Thursday, August 10, 2017

Family history and those old, unnamed photographs... I kicked the habit

Unknown gentleman and infant, Nottinghamshire maybe, England
Somewhere at the intersection of being a photographer, and a family historian, is the dangerous "hobby" of rescuing other people's discarded photos. You'll find them on eBay, in albums and alone; in antique shops, junk stores, postcard dealers' collections, second-hand bookstores... all over the place. They are mostly nameless people; at best, there's a scribbled first name on the back, or a date, of the photographer's mark.

You have to realise that you'll go bankrupt before you reunite any of these photos with any long-lost great-grandchildren. They might have been the ones to let the photos go in the first place.

I eventually sold my collection, for less than I'd paid for it, to an antique dealer. But I kept one album. And I still have to be very careful about what I look for on eBay!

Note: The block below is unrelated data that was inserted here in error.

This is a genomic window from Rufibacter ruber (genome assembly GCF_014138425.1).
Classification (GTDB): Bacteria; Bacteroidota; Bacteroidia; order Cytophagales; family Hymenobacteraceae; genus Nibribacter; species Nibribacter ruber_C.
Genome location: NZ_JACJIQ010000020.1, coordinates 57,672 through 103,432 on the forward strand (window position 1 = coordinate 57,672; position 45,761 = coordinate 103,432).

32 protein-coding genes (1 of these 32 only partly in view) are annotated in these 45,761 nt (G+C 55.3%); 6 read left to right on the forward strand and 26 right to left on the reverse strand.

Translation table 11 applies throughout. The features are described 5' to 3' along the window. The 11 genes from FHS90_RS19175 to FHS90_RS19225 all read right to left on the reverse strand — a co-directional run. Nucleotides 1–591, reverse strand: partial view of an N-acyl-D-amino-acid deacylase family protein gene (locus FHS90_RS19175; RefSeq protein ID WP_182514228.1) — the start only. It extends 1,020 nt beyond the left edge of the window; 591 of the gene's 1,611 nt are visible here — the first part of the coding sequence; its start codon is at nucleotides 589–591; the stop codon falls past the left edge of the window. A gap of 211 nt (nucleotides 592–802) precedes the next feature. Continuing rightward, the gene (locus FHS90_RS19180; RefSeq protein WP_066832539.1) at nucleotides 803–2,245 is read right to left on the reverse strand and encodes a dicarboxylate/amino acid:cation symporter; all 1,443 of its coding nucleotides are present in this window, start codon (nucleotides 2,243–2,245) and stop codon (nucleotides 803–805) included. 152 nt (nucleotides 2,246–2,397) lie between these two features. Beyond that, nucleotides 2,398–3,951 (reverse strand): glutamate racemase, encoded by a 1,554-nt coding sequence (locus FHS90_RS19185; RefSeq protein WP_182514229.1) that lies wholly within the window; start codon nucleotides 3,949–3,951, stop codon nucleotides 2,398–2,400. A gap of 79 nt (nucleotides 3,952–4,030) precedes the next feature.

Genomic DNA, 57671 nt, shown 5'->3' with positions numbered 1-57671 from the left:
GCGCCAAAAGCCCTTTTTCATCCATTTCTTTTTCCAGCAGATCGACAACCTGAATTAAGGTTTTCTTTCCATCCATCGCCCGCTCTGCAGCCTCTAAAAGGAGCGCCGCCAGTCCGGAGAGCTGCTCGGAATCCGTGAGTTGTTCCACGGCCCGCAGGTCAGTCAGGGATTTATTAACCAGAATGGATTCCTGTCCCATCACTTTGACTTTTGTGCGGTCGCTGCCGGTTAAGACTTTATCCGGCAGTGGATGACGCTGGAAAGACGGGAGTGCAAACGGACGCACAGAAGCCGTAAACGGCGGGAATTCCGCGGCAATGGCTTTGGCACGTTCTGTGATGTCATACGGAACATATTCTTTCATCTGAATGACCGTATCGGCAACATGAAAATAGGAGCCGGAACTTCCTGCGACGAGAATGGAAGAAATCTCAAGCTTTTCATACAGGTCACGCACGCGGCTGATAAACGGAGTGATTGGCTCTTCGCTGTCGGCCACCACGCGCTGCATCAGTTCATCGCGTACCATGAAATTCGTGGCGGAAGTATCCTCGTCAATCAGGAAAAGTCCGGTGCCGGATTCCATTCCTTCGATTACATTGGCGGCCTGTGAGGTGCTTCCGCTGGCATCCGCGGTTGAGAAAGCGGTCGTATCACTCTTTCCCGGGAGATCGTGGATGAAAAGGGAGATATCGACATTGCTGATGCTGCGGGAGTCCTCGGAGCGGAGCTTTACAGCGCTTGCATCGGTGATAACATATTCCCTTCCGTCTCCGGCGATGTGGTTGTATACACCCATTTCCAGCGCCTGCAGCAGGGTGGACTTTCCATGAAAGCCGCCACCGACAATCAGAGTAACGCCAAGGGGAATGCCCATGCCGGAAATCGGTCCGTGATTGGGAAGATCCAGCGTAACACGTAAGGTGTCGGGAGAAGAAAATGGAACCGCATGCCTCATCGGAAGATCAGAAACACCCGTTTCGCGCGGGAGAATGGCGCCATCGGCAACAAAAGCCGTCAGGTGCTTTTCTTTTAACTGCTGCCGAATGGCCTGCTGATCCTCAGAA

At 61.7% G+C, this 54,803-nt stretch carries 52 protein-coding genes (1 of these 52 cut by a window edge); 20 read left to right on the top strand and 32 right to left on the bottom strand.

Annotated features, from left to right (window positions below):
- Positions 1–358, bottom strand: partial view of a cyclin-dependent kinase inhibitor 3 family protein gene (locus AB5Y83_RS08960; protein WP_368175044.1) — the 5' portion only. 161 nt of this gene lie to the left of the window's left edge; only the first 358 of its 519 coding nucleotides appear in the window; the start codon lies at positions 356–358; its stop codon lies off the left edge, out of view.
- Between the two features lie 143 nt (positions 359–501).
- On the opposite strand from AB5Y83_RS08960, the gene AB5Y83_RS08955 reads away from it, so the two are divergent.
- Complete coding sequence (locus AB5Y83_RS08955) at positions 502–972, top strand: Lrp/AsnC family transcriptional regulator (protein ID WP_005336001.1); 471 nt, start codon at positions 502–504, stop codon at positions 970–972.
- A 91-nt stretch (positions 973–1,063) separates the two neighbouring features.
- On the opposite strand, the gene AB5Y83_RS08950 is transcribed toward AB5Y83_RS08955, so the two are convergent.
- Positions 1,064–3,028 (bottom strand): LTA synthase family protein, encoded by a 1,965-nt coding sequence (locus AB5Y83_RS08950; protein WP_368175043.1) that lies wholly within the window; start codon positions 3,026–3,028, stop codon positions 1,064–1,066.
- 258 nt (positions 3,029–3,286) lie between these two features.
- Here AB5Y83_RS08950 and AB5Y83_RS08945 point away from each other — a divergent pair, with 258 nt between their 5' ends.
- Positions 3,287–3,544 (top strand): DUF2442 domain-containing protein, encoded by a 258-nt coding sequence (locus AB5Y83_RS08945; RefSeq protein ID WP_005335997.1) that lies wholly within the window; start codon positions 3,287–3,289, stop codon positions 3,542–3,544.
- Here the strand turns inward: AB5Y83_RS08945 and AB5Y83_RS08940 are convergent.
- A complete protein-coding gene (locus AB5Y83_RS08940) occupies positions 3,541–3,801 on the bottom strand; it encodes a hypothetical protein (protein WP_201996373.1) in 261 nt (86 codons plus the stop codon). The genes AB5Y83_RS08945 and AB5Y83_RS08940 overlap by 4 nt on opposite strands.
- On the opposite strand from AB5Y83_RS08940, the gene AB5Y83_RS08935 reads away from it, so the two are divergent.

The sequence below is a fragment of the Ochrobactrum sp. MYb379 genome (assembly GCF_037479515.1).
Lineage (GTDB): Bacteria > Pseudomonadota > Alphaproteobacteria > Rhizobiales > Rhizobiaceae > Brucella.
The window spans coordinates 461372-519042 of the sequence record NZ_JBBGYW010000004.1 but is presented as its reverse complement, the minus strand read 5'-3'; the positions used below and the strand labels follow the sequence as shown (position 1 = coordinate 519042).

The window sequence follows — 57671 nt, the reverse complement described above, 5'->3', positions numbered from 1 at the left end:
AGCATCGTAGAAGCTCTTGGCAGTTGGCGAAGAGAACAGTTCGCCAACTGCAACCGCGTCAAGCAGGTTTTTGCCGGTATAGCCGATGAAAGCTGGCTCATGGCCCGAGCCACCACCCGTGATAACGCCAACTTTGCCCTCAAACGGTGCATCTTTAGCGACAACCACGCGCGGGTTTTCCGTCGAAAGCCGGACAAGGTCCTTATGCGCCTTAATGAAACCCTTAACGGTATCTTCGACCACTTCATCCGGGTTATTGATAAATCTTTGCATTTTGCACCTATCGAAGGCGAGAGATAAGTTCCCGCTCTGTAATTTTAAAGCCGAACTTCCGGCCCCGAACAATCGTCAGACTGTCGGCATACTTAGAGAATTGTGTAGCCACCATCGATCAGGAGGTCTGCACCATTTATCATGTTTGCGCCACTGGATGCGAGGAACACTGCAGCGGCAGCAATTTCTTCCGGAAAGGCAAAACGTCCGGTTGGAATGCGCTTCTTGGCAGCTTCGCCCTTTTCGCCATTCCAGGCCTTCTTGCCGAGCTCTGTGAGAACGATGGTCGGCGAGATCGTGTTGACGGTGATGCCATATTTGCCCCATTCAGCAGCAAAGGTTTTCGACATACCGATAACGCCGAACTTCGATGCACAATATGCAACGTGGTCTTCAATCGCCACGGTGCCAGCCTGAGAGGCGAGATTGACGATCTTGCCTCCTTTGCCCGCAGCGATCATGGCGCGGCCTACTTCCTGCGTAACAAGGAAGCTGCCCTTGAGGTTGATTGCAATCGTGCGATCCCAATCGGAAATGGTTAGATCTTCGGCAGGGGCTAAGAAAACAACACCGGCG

The gentleman above is why I kept that one album. Dressed in his Sunday best: polished, laced-up boots, woollen trousers, a beautifully-white shirt, a jacket and matching waistcoat, a bow tie and a brushed felt cap. His beard is groomed, and he proudly holds a baby who wears a bonnet and pressed, clean and bright layers of cotton. They are sitting in the grass, the man staring intently at the lens. I think his eyes are blue.

But who is he? I haven't a clue!

There's no name on the photo, not even the stamp of a photographer's studio. I can't say who is the copyright holder... though it's over one hundred years old. I'd love to know who the photographer was. He or she captured this man's expression so beautifully.

The other photos in the album come from photographers studios in Nottingham, England, with at least one being taken in Sheffield. One photographer was E. P. Short; another, G. Caldwell. I don't know if they took the photo of this gentleman.

If you know who he is, please let me know. Because I have a whole family photo album to go with this; the men, women and children in this lovely man's life.

(This man... his face, his eyes, part of the inspiration for my fiction novel, Jo and the Old Man of the Sea.)

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